Attending the Livestock, Bulk and Rural Carriers Association Conference recently a microcosm of the issues which plague the trucking industry played out on the conference floor, begging the question, how many elephants are there in the room?
Every time the trucking industry wants to make an improvement in productivity, it also has to include assurances and guarantees that, not only will safety not be compromised, but that safety outcomes will be improved.
Invariably, all of the changes and reforms which have flowed through have delivered on both the productivity and safety front. B-triples, A-doubles, and other PBS combinations, as well as on-board mass, IAP, RIM etc. have all brought us a return in productivity and also a leap forward in safety around trucks.
However, every time these discussions are had the process of getting the idea put forward in the first place is followed by a long and circuitous process whereby each layer of government has to have its six penny worth of opinion catered for.
Threats are made, the truth is manipulated and a lot of it goes on behind closed doors, with the end-user, the truckie, left in the dark and only told what they are deemed to know by the authorities.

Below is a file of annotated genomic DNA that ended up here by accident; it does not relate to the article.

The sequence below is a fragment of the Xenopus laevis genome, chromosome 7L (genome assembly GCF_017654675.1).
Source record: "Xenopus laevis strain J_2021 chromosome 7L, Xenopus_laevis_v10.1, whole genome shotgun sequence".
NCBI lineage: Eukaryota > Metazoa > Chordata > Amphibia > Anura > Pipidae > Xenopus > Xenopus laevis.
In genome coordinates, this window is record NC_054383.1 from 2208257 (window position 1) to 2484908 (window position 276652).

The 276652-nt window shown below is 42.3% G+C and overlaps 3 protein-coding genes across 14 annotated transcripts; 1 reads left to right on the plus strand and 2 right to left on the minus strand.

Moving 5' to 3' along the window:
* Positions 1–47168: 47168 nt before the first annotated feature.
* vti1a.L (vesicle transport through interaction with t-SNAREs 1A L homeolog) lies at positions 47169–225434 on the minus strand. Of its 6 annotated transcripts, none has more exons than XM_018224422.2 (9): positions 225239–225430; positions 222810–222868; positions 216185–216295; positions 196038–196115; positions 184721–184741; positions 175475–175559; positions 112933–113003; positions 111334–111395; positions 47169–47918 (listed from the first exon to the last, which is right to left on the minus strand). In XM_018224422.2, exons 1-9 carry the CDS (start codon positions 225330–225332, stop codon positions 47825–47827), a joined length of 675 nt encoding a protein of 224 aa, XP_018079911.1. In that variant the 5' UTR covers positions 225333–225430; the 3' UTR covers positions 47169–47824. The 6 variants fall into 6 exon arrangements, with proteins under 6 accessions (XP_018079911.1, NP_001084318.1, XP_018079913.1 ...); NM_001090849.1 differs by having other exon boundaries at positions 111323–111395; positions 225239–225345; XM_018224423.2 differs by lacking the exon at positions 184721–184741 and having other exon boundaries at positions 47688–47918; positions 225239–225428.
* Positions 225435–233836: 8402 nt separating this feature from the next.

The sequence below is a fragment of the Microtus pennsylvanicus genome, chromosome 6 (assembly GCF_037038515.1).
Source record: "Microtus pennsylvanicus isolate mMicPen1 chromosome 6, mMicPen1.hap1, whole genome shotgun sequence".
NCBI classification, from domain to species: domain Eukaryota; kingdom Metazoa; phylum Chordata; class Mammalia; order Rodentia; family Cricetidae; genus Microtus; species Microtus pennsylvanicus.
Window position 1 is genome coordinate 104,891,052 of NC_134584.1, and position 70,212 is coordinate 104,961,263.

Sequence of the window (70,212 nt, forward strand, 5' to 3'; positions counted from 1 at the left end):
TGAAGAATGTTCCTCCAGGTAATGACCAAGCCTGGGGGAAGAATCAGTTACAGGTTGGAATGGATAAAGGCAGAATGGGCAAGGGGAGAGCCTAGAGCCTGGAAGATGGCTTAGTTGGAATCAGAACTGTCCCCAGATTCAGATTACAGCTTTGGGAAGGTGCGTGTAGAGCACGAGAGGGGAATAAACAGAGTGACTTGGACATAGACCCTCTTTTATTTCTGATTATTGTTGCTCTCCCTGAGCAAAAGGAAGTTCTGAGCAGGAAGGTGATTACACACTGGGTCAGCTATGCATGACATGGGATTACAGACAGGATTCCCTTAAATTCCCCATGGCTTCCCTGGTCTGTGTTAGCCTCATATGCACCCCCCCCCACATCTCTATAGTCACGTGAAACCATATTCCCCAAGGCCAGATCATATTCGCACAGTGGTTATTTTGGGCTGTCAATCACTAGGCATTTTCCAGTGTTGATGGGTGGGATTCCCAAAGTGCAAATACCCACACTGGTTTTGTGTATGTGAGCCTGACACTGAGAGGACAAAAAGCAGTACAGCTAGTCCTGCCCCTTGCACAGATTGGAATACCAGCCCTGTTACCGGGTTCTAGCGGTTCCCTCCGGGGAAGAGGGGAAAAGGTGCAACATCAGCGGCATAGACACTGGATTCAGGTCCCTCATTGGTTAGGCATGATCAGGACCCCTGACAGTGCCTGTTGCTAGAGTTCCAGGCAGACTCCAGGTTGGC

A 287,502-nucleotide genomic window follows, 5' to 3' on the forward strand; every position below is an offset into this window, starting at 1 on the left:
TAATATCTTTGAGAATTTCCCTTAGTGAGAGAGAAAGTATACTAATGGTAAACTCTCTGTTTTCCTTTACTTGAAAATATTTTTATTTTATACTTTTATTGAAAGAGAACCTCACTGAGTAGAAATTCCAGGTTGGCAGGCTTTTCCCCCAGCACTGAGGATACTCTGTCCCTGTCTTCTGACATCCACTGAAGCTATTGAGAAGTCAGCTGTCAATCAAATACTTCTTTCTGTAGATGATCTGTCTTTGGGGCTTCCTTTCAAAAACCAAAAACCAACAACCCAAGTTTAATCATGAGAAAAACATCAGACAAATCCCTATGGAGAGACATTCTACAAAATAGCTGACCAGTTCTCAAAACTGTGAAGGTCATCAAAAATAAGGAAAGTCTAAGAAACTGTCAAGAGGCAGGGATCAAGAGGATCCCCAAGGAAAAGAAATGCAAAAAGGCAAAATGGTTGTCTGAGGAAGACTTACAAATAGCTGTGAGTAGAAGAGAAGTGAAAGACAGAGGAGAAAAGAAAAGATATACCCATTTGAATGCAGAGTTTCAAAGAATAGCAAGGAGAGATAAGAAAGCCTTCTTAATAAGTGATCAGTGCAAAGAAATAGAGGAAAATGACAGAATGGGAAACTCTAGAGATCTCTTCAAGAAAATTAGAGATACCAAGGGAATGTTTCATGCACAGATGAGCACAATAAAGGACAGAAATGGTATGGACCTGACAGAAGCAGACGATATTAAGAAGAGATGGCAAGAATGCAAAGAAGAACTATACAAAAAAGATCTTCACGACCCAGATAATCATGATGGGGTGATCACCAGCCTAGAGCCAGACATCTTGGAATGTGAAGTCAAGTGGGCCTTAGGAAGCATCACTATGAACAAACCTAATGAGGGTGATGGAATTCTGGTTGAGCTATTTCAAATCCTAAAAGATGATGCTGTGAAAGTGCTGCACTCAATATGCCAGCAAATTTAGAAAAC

The discussion in Wagga Wagga was about farm gate access and the initiative of Transport for NSW to break from tradition and come up with a practical solution to those very difficult last mile issues, where once or twice a year, a large truck may have to use a piece of road not specifically designed to take that kind GCM.
The trucks do use these roads anyway, if they have to, but it’s all ‘out of sight out of mind’. So, the solution is to allow limited use in some jurisdictions.
After a reasonable back and forth between the representatives of the truckies and then the NSW Government, a road engineer from one of the local government areas which had decided to reject the scheme took the floor.
This was a window into the world of darkened rooms in government buildings where these disputes are played out normally, behind closed doors.
This engineer laid into both the trucking operators and the NSW Government, mentioning the possibility of them ending up on the witness stand in the coroner’s court. He didn’t seem like he was holding anything back and was quite happy to speak his mind in a room which was almost unanimously hostile to his point of view.
No fighting broke out and it was all brought to a close in a civilised manner. However, it did bring to mind that if this fellow was willing to stick his neck out in public like this, there must be many more willing to get stuck in with the same attitude in the meeting rooms of government. Hence the question, how many elephants are there in the room?